Duerring advocates changing system for teachers' days off
CHARLESTON, W.Va. -- Kanawha County Schools spends $4.6 million a year on substitute teachers, and Superintendent Ron Duerring thinks the number could be cut in half if a small percentage of teachers would stop abusing the system.
Christine Campbell, president-elect for the state chapter of the American Federation of Teachers, said there's no evidence to suggest it's a statewide problem.
Duerring and Carol Hamric, human resources director for the Kanawha County school system, discussed the issue Tuesday at a meeting of the state Senate Education Committee.
The vast majority of the county's 2,000 teachers don't abuse their days off, Duerring stated several times. But every year, 200 to 300 teachers use all of their 15 days of paid leave in a way that he believes harms student achievement.
"Substitutes are great, but it's not the same as having your real teacher," Duerring said.
Current state law allows teachers to use any of their 15 days starting with the first day of school, Duerring said.
Hamric said many believe they should use the days whether they need to or not.
"They have them, they feel it's an entitlement, and they burn them. That's the word that's used," she said.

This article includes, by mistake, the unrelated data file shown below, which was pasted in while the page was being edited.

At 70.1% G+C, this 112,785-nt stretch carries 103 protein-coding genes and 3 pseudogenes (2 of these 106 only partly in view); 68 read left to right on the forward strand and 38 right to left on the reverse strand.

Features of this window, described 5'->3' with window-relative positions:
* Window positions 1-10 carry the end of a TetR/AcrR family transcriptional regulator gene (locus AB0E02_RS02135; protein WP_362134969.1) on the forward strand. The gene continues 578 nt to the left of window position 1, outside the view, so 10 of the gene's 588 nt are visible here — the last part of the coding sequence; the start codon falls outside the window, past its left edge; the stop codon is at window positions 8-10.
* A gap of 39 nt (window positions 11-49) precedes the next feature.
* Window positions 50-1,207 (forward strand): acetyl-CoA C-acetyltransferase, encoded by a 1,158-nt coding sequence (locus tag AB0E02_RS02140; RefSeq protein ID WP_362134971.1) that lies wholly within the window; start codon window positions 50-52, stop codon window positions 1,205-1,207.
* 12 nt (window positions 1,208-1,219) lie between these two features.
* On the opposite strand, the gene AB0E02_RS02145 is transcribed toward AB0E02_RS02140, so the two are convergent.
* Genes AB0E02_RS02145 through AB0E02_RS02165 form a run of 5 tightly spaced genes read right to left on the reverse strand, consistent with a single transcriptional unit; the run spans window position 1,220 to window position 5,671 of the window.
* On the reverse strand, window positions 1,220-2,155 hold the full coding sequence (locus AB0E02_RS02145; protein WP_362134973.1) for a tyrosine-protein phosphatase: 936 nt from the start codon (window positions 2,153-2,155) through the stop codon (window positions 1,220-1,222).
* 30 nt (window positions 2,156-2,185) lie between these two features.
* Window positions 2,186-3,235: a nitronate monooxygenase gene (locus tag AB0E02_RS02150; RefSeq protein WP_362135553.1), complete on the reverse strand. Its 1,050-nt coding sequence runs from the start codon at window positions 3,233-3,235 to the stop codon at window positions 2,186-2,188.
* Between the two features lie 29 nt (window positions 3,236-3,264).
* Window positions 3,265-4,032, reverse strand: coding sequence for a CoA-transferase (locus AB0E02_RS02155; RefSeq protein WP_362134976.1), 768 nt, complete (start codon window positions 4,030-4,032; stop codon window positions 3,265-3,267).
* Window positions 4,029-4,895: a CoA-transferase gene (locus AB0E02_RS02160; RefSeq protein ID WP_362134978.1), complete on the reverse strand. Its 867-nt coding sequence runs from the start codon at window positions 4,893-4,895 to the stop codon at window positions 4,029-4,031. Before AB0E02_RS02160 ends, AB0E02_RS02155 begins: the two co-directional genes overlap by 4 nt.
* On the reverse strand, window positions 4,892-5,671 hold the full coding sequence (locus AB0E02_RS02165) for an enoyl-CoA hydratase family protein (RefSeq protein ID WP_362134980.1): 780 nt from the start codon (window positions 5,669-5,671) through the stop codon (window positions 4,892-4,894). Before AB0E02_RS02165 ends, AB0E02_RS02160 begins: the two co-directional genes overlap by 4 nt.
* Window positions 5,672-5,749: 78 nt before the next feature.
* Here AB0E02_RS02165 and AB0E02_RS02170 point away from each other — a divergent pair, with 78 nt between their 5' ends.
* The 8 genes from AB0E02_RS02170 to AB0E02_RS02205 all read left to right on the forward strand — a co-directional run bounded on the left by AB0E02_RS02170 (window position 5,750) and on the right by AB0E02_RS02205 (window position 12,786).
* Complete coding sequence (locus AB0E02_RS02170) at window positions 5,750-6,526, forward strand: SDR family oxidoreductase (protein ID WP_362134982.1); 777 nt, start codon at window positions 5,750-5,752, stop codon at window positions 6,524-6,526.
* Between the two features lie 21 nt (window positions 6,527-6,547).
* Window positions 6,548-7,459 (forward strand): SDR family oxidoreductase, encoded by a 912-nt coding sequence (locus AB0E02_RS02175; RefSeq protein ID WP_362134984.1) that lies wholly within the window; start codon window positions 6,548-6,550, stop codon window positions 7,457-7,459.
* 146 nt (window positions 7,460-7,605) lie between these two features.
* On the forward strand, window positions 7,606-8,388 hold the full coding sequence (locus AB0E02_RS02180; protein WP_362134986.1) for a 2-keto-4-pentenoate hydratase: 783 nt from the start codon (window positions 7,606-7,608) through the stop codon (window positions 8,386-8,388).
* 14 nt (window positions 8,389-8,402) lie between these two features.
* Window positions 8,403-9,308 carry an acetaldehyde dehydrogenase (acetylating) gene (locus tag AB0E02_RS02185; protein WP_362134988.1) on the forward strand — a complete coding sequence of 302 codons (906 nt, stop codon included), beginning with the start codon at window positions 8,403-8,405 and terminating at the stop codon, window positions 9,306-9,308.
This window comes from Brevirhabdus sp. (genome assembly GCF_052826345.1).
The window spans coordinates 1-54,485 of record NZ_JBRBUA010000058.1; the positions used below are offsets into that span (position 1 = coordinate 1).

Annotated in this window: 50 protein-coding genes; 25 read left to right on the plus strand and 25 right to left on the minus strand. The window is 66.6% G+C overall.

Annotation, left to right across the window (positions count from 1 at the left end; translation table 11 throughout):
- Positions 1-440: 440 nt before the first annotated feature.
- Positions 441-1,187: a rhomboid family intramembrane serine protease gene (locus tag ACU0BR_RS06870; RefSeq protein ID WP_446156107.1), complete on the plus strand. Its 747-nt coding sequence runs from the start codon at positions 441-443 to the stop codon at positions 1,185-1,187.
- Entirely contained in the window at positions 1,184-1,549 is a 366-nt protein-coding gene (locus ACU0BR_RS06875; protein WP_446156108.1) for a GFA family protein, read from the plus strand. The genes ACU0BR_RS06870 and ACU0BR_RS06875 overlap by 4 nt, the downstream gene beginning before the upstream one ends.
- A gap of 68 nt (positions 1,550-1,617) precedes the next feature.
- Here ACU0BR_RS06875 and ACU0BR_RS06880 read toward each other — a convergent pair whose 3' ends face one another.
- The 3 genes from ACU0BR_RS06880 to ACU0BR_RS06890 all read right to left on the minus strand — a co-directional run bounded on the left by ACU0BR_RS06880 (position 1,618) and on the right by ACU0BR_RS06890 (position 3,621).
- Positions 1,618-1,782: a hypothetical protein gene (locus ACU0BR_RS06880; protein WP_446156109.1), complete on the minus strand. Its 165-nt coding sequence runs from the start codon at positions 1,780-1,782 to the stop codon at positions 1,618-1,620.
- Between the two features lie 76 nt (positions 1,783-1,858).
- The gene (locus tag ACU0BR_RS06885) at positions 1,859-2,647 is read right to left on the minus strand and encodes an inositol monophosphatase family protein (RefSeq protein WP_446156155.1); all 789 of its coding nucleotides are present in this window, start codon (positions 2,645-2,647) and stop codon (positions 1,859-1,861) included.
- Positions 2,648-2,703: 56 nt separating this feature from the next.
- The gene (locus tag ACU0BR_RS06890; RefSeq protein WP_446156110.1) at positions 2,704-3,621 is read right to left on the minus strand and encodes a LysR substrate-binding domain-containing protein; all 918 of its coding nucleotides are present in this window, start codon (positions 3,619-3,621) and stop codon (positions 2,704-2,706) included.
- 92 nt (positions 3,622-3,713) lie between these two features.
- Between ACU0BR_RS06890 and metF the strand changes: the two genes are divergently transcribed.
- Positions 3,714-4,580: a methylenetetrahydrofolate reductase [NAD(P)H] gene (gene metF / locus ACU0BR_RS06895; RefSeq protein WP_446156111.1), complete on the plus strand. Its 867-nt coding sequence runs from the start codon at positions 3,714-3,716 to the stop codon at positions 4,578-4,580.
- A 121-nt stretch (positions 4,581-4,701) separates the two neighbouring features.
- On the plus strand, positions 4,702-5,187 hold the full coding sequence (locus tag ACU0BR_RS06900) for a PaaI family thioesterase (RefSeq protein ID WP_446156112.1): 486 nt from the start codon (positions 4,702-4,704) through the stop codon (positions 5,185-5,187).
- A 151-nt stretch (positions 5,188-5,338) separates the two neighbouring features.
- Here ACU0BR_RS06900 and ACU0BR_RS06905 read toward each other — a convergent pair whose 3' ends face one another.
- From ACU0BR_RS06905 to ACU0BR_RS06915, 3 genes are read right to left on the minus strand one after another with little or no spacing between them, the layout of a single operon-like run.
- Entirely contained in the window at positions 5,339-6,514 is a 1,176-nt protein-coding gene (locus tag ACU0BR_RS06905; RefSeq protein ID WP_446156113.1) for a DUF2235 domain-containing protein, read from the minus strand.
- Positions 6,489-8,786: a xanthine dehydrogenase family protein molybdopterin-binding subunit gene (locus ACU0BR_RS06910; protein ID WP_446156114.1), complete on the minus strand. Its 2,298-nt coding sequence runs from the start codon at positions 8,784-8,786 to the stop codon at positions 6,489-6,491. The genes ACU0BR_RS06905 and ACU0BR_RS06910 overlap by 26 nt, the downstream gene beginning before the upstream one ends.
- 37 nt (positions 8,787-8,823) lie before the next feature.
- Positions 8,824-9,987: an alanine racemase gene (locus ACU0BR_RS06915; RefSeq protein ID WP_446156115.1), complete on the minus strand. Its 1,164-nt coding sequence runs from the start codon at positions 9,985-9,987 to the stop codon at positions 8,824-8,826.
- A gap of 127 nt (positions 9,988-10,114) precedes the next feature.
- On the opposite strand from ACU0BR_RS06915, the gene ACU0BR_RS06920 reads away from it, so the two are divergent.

Duerring suggested two ideas, both requiring changes to current law.
He thinks teachers should accrue days off as the year progresses. He proposed that they earn 1.5 days of paid leave for each month of the year. The law also should be flexible enough to allow for punishment of teachers who take advantage of the system, he said.
Sen. Erik Wells, D-Kanawha, found the first idea particularly interesting.
Wells, the vice chairman of the education committee, has asked about teacher absenteeism in the past. Like Duerring, he said it's not a problem with most teachers. But any fix could save money across the state, he said.
"It's a small group of folks that we're talking about, but it's real dollars that add up. And those dollars are better spent in the classroom helping a student learn than paying for substitutes," Wells said.
While Duerring said he had discussed the problem with several other superintendents, Campbell of the AFT said she wasn't sure there was a teacher absentee issue statewide. In her opinion, it's more "teacher bashing."
"It's punishing everyone for a select number of people," Campbell said. "We're not talking about bad teachers; we're talking about attendance."
Wells said he wanted to talk with Duerring more about the specific code changes he would like to see, but he thought a bill could be introduced in the next week or so.